You Can Lead a Senior to Water but…..

The Centers for Medicare & Medicaid Services launched the Medicare Health Support pilot project three years ago hiring eight private disease management firms to set up voluntary chronic care improvement programs for beneficiaries. At its height 150,000 seniors were enrolled in the program. 68,000 beneficiaries still receive services.

By using trained nurses or health coaches to contact patients
and remind them to check their vital statistics and take their
medications, among other activities, the companies encouraged
the seniors to take better care of themselves between office visits.
The desired result was fewer unnecessary hospitalizations and
emergency department trips.

CMS has determined that the pilot was not meeting the statutory requirement that enrollees’ Medicare claims amounts be lower than or equal to those for a control group of seniors who were not enrolled in the project. Three of the original eight disease management companies dropped out before their three years was up. Medicare Health Support will terminate in December and not be renewed unless the five remaining firms help slash enrollees’ Medicare claims by $600 to $800 per participant per month from now until the contracts end.

So is the focus on costs clouding the fact that some quality improvements have been made? Apparently so according to physicians fighting to keep the program alive, citing for example some improvements in quality scores for seniors in Western Pennsylvania. Another problem seems to be the availability of data on enrollees that could help the disease management companies better gauge what they have to provide and how far they have to improve the health of the beneficiary. Indeed improvements have been made just perhaps not within the cost metric that CMS wanted so it is hard to tell if the program truly worked at its core mission level. And apparently beneficiaries chosen for these services may indeed have been too sick for them to do much good. Physicians say a redesigned program would need to involve physicians heavily in choosing which beneficiaries would benefit from the chronic care services.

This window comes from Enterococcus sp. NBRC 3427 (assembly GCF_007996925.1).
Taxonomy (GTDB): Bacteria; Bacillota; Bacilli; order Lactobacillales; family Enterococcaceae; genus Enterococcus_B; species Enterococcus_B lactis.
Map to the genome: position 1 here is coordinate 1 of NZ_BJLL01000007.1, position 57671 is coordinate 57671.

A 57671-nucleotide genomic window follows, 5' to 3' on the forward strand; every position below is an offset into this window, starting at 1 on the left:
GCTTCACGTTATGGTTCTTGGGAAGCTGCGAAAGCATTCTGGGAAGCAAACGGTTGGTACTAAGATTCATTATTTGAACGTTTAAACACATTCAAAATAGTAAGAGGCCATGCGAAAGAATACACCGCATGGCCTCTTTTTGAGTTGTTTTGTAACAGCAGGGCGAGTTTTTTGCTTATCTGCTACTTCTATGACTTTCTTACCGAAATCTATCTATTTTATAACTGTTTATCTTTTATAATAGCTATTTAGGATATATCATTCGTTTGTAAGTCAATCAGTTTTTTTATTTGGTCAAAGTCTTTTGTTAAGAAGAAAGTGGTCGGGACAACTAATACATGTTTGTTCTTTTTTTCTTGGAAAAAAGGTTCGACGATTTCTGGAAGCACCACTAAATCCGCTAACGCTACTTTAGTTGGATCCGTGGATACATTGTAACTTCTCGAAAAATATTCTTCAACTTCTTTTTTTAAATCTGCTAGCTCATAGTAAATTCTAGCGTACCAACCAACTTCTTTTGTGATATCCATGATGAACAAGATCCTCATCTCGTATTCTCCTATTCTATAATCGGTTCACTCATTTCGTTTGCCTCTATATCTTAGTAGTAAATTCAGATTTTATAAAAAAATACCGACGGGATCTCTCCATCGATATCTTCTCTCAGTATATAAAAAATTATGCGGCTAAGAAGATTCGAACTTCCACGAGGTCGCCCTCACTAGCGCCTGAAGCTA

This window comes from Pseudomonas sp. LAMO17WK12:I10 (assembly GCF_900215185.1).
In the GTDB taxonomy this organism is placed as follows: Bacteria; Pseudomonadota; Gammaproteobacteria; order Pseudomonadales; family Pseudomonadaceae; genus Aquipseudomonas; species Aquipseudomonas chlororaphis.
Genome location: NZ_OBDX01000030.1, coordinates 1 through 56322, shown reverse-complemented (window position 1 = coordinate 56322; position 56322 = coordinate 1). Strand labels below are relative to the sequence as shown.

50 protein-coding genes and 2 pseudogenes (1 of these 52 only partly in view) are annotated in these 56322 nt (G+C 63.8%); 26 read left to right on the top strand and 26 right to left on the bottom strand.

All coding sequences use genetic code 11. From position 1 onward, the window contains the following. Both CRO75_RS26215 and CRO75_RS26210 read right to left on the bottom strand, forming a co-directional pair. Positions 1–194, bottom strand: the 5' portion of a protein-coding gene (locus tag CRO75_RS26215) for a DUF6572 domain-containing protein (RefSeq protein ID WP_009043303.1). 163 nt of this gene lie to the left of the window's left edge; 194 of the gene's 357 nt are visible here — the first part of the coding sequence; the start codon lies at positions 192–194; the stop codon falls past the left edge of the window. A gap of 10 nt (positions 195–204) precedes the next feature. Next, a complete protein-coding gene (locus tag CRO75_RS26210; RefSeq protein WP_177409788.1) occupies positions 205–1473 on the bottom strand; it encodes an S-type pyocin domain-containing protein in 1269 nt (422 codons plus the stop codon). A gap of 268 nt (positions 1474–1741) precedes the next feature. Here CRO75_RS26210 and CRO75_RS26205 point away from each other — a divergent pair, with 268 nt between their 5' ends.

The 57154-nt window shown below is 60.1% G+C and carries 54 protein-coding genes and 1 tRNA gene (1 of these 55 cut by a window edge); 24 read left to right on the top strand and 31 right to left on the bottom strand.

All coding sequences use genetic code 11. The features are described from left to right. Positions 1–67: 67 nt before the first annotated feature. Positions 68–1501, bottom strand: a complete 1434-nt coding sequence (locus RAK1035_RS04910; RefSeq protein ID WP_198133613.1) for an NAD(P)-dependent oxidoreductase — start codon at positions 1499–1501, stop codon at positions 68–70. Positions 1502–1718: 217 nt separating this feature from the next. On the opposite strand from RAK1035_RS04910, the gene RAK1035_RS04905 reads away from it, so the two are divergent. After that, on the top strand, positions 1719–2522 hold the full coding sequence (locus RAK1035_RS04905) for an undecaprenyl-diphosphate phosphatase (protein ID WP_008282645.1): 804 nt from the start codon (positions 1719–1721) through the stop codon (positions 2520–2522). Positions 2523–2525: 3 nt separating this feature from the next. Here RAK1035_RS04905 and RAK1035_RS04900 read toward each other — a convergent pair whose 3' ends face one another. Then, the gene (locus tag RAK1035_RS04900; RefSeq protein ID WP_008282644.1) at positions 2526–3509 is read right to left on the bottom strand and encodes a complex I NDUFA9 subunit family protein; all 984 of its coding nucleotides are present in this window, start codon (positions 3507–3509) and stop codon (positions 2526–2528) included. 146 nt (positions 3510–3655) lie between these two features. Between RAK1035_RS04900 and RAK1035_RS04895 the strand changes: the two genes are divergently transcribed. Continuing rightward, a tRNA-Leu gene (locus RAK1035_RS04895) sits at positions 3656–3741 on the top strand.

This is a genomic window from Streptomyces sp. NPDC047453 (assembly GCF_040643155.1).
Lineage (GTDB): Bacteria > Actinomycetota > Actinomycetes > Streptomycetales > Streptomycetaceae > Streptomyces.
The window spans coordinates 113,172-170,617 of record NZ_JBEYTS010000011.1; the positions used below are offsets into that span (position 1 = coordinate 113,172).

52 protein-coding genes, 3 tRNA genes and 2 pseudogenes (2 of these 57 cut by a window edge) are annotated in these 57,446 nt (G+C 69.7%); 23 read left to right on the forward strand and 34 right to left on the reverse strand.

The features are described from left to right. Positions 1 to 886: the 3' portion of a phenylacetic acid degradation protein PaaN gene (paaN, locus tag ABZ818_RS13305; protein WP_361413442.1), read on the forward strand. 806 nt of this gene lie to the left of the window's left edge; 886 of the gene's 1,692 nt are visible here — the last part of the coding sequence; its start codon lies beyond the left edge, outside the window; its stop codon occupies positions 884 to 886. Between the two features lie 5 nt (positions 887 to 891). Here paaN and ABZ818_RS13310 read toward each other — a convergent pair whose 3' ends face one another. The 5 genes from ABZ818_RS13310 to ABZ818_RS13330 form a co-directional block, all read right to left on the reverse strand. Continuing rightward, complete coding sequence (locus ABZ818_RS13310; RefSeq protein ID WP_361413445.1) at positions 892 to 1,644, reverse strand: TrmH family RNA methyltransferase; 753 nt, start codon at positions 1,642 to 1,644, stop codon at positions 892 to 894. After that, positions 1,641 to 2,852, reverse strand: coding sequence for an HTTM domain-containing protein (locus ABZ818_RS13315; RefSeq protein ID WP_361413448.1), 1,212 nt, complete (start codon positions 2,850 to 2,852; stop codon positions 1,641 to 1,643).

So perhaps this is the right intentioned program with the wrong carrot. In any case it would be great to see some of the empirical evidence on quality improvement as well as hear the anecdotal stories of seniors helped by it. It would be a shame to thwart something that is finally wellness and not sickness related. What do you think?